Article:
Yes, it is an audio piece by Stephen Vitiello, called Aeolian Harp (2010). I wanted something that really reflected her taste, which was, in some way, more spiritual than mine. It was a different kind of spirituality. It was much more related to nature. I should learn how to relate to nature more, but she was a natural at that. This is a piece that was made with a guitar, which Stephen laid against a tree on the estate while he recorded the sound of the strings being blown by the wind. Back in his studio he synthesized these sounds into an audio work designed for the entrance courtyard of the house. It is like a monochrome painting. It lasts about an hour and, as you listen, the work creates a chorus with the sounds of nature.
Chiel Kuijl (Holland, born 1971). Spiral Stairs, 2016. Sail fabric and rope. Photo: Edward A. Winters
Do you agree with the argument that one must know how to look at art?...know how to listen to music?
Art has to teach one how to listen, how to see. I remember there was a John Logan play, “Red”, in New York – it was about Mark Rothko. At the beginning of the play, there is no curtain, and Rothko sits with his back to the audience for half an hour. Finally, the doorbell rings and this young man comes in – Rothko’s new studio assistant. Rothko stands in front of this picture and says to him: “What do you see?” And that’s the big question. It takes time to know what you’re looking at. And it changes. You can develop a kind of sensibility inside yourself, a facility of close observation. The artist sees what you have never seen. I think artists have a sort of magic. You look at the work of art and first of all – it is not settled. You can see how the artist is struggling with his idea. And he never totally comes up with a final answer. You do it yourself – as you become part of the process. One of the words I like very much is “gaze” - to contemplate and consider.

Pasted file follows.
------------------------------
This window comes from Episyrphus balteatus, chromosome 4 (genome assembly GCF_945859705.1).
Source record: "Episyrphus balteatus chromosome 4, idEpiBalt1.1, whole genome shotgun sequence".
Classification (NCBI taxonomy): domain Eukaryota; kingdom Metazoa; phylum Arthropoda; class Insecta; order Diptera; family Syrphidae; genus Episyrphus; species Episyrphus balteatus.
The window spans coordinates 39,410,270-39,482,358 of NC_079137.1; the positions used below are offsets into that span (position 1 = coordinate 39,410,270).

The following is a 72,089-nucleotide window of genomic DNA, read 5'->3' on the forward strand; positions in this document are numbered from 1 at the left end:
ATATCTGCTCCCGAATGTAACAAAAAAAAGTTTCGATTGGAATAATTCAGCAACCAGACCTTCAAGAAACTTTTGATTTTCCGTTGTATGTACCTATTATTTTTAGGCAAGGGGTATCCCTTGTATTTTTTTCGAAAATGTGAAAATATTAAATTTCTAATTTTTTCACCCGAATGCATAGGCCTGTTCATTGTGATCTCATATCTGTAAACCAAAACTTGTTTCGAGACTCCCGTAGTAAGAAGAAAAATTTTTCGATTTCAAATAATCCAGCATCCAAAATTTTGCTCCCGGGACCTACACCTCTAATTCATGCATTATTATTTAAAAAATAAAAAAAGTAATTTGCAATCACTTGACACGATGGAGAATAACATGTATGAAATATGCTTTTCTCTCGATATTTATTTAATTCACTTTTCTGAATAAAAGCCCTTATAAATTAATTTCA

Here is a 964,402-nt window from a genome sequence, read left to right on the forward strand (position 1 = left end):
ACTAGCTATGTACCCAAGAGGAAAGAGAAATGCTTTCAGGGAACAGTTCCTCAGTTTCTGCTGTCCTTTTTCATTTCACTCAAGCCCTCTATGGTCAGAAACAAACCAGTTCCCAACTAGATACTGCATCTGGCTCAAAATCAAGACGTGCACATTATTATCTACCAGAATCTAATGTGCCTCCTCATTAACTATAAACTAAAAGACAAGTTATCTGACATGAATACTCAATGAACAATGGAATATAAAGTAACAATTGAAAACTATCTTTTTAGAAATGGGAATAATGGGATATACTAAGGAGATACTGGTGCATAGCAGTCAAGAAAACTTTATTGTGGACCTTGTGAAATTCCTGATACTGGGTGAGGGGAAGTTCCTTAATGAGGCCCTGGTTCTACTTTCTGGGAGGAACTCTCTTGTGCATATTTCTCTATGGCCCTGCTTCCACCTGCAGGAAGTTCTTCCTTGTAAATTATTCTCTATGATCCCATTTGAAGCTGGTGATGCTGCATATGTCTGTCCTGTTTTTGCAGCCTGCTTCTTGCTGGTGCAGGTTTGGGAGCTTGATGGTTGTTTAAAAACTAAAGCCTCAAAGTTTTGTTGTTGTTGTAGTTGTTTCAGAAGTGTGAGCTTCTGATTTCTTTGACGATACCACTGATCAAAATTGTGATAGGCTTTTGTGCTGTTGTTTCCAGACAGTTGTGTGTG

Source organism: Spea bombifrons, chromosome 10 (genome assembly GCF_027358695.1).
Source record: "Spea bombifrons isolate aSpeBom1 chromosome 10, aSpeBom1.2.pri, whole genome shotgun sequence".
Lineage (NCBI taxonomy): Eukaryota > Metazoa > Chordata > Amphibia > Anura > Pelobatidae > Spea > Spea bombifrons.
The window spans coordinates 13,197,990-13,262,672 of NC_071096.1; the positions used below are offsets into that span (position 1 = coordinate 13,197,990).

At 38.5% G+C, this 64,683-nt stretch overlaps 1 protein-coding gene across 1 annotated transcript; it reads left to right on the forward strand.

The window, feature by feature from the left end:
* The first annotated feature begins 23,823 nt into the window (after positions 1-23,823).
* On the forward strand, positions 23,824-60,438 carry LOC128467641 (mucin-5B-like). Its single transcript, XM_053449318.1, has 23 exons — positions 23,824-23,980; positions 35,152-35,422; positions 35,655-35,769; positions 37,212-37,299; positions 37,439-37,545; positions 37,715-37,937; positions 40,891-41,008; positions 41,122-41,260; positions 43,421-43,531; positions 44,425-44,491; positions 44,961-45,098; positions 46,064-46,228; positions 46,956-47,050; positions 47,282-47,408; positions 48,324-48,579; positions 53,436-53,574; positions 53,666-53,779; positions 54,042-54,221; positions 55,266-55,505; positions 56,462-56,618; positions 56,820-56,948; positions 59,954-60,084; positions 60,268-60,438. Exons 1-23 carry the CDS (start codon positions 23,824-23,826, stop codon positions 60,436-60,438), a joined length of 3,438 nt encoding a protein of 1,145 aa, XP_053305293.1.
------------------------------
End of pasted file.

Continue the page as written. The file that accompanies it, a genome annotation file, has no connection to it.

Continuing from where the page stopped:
Once I was in conversation with Philippe de Montebello, the former director of the Metropolitan Museum in New York. I asked him if he still goes to the museum, and he answered – “Yes!” “What do you do when you go?” I asked. He replied, “I never spend more than hour, and I never look at more than ten works of art.” So he spends five or more minutes in front of one piece of art. That’s what we all should be doing! An artist may spend a whole year on a painting, and most people spend just 30 seconds…
Do you involve yourself in the artists’ creative processes?
No, I stay as far away as possible. Sometimes artists can challenge you to learn to like something later on.
Foreground: Richard Long (UK, born 1940). Slate Atlantic, 2002. Delabole slate. Photo: Edward A. Winters
The collectors that we interview are increasingly questioning the idea of one’s “ownership” of art. Should they really be its “owners”? Is it even possible to fully “own” it?
You use it for just a while, and then somebody else will use it. Of course, when you are a collector, it’s in your nature to acquire things. But you have to realize that one day you are going to die. Nothing is permanent. Also, your taste is always changing. There are a few things that I bought in the very beginning just for their shock value. Now I am not interested in shock value – not at all. Of course, I want works of art that are challenging but sometimes people get stuck in the shock-value aspect of art, and that's all they buy. A collection always reflects the collector’s personality. And while you might be in possession of the work, you must be cautious that the works do not possess you.
Have you thought about commissioning an artist to create, for instance, a chapel, or anything else linked to religion? Something modern, but still sacred?
The answer is “no”, in spite of my background.I really like Matisse’s Vence Chapel. I like Coventry Cathedral… But most of the stuff... I don t know. I think in general there is a lack of understanding, where religiosity overtakes the power of art. I think – everything is a chapel. It is not just one place.
Do you know other church-related people who assemble art collections?
No. If they are church-related, then they are into religious art – which, I think, is awful. Religiosity is always a trap.
Sol LeWitt(USA, 1928-2007). Wall Drawing #1082: Bars of Color (room), 2003. Acrylic paint. Photo: Edward A. Winters
You have one room completely dedicated to Sol LeWitt, one of the most famous of the conceptual artists. Why him? When you work in that room, do you feel a special connection to the artist? Do his soul and spirit speak to you, inspire you?